dug (company logo) Good looks like this.
While there is no perfect blueprint as such, there are absolutely connecting themes that make a blueprint useful in context, regardless of how it looks.

Looking for the best blueprint

I've been helping teams create blueprints for many years now and have picked up on a couple of themes. This means there probably isn't one 'ideal' form of the service blueprint, but there are definitely things to keep in mind while creating them.

Some thoughts on what ‘best in class’ might actually mean…

Example 1 - Blueprints created by a team during a 2-day off-site.

What makes it work:

  • They did it together
  • They built it based on problem space observations mixed with principles

Why is it good:

  • It uncovered the shape of possible solutions to improve performance
  • It created a consensus around the problem/solution
  • It was a fun, team-building activity

The process the team went through: design process

The ‘rough and ready’ blueprint: lofi blueprint

As you can see, it looks nasty, but was very effective.

Example 2 - Blueprints with a thematic ‘lens’ (data accuracy in this example)

The blueprint (note RAG in bottom row): lofi blueprint

What makes it good:

The ‘lens’ (data accuracy) allows the problem space to be measured. In this blueprint, the bottom row shows data accuracy. When red, the end-customer’s data is incorrect. When green, the data is accurate. In the case of this service (PAYE tax collection) when the data is broken, really bad things happen to people. This tool helped motivate HMRC teams to improve.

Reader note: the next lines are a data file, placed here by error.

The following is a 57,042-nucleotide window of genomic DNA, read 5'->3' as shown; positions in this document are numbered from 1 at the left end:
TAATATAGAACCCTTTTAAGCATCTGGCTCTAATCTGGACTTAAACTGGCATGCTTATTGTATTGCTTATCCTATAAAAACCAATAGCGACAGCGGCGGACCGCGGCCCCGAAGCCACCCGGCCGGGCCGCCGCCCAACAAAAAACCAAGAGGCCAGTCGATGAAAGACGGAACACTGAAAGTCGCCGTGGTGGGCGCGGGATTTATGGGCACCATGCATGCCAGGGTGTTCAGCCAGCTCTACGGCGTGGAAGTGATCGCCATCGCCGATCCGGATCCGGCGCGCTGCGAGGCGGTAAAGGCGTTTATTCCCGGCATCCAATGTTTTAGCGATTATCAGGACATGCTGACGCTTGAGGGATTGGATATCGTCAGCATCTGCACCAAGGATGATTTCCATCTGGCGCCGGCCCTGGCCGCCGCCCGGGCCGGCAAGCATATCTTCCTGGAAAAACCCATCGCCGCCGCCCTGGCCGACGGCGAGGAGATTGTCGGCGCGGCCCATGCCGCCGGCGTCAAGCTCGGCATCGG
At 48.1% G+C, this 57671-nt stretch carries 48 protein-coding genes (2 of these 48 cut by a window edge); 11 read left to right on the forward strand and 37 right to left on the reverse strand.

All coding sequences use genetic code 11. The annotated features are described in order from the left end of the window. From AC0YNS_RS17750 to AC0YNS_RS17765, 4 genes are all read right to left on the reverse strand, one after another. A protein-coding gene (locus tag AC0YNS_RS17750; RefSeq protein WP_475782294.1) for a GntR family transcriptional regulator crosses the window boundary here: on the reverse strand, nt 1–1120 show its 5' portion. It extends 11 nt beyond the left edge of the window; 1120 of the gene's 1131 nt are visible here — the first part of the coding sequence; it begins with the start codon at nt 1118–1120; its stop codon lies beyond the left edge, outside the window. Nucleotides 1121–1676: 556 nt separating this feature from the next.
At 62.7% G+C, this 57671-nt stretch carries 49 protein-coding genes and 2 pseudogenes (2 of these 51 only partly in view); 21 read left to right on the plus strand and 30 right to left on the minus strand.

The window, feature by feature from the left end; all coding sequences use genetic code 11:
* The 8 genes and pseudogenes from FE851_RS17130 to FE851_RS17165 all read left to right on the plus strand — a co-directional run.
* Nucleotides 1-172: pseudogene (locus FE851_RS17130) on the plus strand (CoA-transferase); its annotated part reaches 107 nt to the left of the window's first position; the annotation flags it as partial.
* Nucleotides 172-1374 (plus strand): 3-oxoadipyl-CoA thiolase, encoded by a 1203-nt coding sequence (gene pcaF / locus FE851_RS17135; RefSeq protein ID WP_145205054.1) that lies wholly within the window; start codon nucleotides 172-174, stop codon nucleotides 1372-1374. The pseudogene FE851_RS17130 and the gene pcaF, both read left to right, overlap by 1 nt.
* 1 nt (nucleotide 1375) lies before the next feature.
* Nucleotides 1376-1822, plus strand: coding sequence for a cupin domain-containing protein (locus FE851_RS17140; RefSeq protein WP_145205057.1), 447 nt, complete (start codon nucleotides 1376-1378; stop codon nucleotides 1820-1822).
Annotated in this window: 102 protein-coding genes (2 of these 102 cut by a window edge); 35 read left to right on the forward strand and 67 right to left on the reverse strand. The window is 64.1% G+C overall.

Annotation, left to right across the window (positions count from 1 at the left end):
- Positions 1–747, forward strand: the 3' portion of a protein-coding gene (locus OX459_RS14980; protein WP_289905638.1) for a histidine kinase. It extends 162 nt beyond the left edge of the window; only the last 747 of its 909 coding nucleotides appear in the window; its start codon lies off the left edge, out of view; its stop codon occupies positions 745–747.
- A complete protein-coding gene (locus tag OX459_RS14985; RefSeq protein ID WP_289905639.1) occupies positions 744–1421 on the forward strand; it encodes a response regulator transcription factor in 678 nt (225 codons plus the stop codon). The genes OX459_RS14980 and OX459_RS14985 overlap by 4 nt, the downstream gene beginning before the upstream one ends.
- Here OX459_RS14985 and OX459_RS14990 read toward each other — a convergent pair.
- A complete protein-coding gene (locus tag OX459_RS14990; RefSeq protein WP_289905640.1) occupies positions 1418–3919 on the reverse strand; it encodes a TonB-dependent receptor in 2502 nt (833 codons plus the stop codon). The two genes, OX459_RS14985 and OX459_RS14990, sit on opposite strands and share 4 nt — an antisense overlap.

Most transformation briefs will have one or more useful lenses you could apply to your blueprint (time-to-complete; account status; number of calls; number of pots; etc.)

Example 3 - Blueprints that show capability overlaps along the customer journey

What makes it good:

This org was made up of 5 separate business units, but by blueprinting together, they identified overlaps and common capabilities. This resulted in better performance and review or workflows.

The blueprint (note connected capabilities in lower rows): lofi blueprint

In this case, another tool - the tube map - allowed the design team to share and get worker feedback about the structure and connections between organisational silos:

See above: The tube map (posted in all company canteens to get candid feedback from colleagues).

In  Design
Tags: UX, consulting, strategy, service design
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